Several BART lines at risk of rising Bay Area sea levels

 A Bay Area Rapid Transit (BART) train travels towards downtown San Francisco July 5, 2005 in San Francisco, California.
A Bay Area Rapid Transit (BART) train travels towards downtown San Francisco July 5, 2005 in San Francisco, California. Photo credit Justin Sullivan/Getty Images

Climate change has affected almost everyone’s way of life this year, from the scorching temperatures in the Pacific Northwest to the torrential downpour from storms on the East Coast.

And the Bay Area’s transit agencies are not immune to the changes, and may not survive the wildly changing weather patterns in the years to come, particularly with sea level rise, according to reporting by SFGATE.

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"Climate change is among the externalities that BART can’t control or mitigate solely on its own, but one we have to address nonetheless," said BART spokesperson James Allison. "We can’t avoid it."

According to Allison, the agency has its own local hazard mitigation plan, which "identifies several natural hazards that have the potential to threaten BART’s ability to provide service."

These include flooding, drought, wildfire, landslides and sea level rise, Allison said.

The most pressing issue is sea level rise, which could threaten BART’s Oakland Airport, Coliseum, San Bruno and Millbrae stations, as well as its Oakland yard and shop, said Tian Feng, District Architect for BART.

According to Feng, BART began looking into the issue a decade ago after the Federal Transit Administration awarded the transit organization a project on studying the potential impacts of sea level rise on the system and addressing it.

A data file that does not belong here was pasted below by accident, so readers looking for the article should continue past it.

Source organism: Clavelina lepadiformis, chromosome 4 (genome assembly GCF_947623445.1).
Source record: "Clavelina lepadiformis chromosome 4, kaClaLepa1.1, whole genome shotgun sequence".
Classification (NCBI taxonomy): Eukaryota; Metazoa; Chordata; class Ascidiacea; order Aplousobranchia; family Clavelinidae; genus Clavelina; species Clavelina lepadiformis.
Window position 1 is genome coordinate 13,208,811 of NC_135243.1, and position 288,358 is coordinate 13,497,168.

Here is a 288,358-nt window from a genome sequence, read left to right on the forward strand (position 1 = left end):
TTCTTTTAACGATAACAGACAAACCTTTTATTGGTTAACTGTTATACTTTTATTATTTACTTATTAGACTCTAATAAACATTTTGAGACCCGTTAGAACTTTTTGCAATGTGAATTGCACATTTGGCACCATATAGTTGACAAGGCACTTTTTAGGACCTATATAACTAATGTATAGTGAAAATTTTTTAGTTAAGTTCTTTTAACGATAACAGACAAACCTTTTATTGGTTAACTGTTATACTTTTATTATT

While the work is happening, this kind of effort requires substantial funding, which the agency doesn’t have right now, Allison said.

"I would say that we have no shortage of things we need to spend money on, and so like any household, it's difficult to say we need to spend something that has a probability of happening 50 years from now, instead of spending money on something we need right now," Allison said.

And the pandemic hasn’t helped. The agency used to be self-sufficient but now it’s relying on federal funding to stay afloat.

"We don’t have a pot of money we can just devote to climate change," Allison said. "We’re working on it, but like anything else, it’s competing for other things that need to be funded."

Other climate risks include extreme heat, which BART has taken concrete measures to address after their system was delayed due to an extremely hot day in 2019, as well as excess rain and flooding.

BART has backup battery generators at its stations in the event that extreme heat or rain forces PG&E to shut power off. There are also cooling systems in its control rooms to prevent a future disruption due to extreme heat.

"We created a 'heat patrol,' a roving crew of technicians who check vulnerable areas, measuring rail temperatures and advising central control," Feng said.

But funding remains an issue. Feng’s team has received about just under $1 million to fund climate resilience studies. Staff spend about 15% of their time seeking out grants and bonds.

"We can always use more," he said. "The more funding we have, the more systematic assessments of our vulnerability can take place for all major climate change scenarios."